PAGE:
Enhancing DMEK success by identifying optimal levels of trypan blue dye application to donor corneal tissue.
      Five cases of inadvertent corneal stromal staining by trypan blue have been published, one of which was after a corneal transplantation procedure. In 2014, a retrospective case series by Farooq et al. described 4 cases of stromal staining in patients with LCD. One patient with a central stromal scar and thick ropy lattice lines underwent a deep anterior lamellar keratoplasty procedure where trypan blue was used to aid in removal of the Descemet's membrane from the donor cornea.
      • Farooq A.V.
      • Tu E.Y.
      • Djalilian A.R.
      • Traish A.S.
      • Hou J.H.
      Persistent staining of lattice lines after intraoperative trypan blue use in patients with lattice corneal dystrophy.
      Persistent trypan blue staining of peripheral lattice lines was noted in the host stroma at postoperative day 176.
      • Farooq A.V.
      • Tu E.Y.
      • Djalilian A.R.
      • Traish A.S.
      • Hou J.H.
      Persistent staining of lattice lines after intraoperative trypan blue use in patients with lattice corneal dystrophy.
      It has been postulated that persistent staining of peripheral lattice lines is consistent with trypan blue's affinity for amyloid deposits,
      • Hu J.
      • El-Fakahany E.E.
      An artifact associated with using trypan blue exclusion to measure effects of amyloid beta on neuron viability.
      and that a violation of the Descemet's membrane must be present as trypan blue is unable to penetrate intact basement membranes.
      • Farooq A.V.
      • Tu E.Y.
      • Djalilian A.R.
      • Traish A.S.
      • Hou J.H.
      Persistent staining of lattice lines after intraoperative trypan blue use in patients with lattice corneal dystrophy.
      The remaining 3 cases by Farooq et al. were also patients with LCD, but occurred after cataract surgery where trypan blue was used to stain the anterior capsule.
      • Farooq A.V.
      • Tu E.Y.
      • Djalilian A.R.
      • Traish A.S.
      • Hou J.H.
      Persistent staining of lattice lines after intraoperative trypan blue use in patients with lattice corneal dystrophy.
      The fifth case of inadvertent stromal staining was described by Jhanji et al. in a patient after cataract surgery.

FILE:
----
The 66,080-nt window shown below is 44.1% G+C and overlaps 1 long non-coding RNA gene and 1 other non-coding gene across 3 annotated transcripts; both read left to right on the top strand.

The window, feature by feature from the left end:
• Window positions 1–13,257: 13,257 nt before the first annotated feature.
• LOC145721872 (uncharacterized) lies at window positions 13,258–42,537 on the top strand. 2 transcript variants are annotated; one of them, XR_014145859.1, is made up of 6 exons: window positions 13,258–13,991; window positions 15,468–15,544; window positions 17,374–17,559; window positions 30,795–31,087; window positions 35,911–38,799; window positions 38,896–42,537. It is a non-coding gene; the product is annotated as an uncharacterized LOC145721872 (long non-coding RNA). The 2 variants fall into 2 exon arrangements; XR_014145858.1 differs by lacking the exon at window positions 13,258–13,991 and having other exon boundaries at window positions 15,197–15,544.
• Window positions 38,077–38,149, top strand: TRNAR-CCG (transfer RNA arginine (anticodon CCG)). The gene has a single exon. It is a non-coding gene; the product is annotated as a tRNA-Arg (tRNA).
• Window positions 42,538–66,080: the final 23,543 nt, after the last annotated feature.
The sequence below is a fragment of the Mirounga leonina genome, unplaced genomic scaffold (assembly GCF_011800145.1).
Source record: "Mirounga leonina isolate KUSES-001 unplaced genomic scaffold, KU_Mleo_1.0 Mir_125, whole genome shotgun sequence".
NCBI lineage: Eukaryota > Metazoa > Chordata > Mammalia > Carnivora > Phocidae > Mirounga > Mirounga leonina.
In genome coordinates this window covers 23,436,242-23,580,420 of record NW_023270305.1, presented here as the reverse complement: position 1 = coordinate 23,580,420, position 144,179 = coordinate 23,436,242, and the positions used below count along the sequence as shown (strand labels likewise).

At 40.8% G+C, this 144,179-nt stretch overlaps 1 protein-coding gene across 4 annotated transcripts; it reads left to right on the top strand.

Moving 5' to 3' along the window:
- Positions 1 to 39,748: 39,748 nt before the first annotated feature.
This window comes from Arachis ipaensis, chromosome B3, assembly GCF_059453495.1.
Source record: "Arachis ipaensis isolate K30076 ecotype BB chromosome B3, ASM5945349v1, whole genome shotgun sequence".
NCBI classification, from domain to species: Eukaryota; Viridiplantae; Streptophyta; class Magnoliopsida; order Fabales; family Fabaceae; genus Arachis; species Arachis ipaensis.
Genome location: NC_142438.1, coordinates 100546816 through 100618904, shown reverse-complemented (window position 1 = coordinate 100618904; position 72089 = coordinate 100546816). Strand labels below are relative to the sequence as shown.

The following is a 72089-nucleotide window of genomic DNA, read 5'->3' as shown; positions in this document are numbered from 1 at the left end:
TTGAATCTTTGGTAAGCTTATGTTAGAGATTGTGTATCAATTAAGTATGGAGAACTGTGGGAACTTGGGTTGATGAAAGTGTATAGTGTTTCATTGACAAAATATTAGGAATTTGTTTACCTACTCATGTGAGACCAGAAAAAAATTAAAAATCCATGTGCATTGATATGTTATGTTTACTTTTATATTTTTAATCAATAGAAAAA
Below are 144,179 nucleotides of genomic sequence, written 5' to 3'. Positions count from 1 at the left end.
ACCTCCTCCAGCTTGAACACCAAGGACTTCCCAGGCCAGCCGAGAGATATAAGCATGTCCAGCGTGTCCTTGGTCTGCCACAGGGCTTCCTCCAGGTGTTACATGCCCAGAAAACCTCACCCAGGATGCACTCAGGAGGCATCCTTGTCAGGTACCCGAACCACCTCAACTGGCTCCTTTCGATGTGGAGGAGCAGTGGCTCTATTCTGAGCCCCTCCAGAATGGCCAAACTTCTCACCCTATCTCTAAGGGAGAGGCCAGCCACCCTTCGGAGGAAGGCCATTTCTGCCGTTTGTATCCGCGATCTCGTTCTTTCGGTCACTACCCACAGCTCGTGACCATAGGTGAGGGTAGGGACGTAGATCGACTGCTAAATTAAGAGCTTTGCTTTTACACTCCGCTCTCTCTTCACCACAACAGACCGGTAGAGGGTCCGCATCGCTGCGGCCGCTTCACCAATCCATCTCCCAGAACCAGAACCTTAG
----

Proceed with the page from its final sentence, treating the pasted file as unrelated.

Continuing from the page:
• Jhanji V.
      • Agarwal T.
      • Titiyal J.S.
      Inadvertent corneal stromal staining by trypan blue during cataract surgery.
      Trypan blue was accidentally injected intrastromally in an attempt to stain the anterior lens capsule. In this case, the patient did not have LCD, and the significant postoperative stromal straining was attributed to improper wound construction, inability to locate the entry wound, and use of a blunt-tipped cannula.
      • Jhanji V.
      • Agarwal T.
      • Titiyal J.S.
      Inadvertent corneal stromal staining by trypan blue during cataract surgery.
      In summary, we present the first case of a patient with concomitant FECD and LCD. In addition, this is the first case of a patient with inadvertent corneal stromal staining by trypan blue after a DMEK procedure. Intraoperative removal of Descemet's membrane allowed trypan blue to stain exposed posterior stromal amyloid deposits but was not visually significant. Ophthalmologists should be aware that using trypan blue intraoperatively to improve Descemet's membrane visualization during a corneal transplant procedure in a patient with LCD may lead to persistent corneal stromal staining.

      Disclosures

      Dr. David Rootman has received prior honoraria from Johnson & Johnson. Dr. Clara C. Chan has received prior honoraria and/or research funding from Alcon, Allergan Inc, Bausch + Lomb, Johnson & Johnson, Labtician, Santen Pharmaceutical, Shire Plc, and TearLab Corporation. For the remaining authors, no conflicts of interest were declared.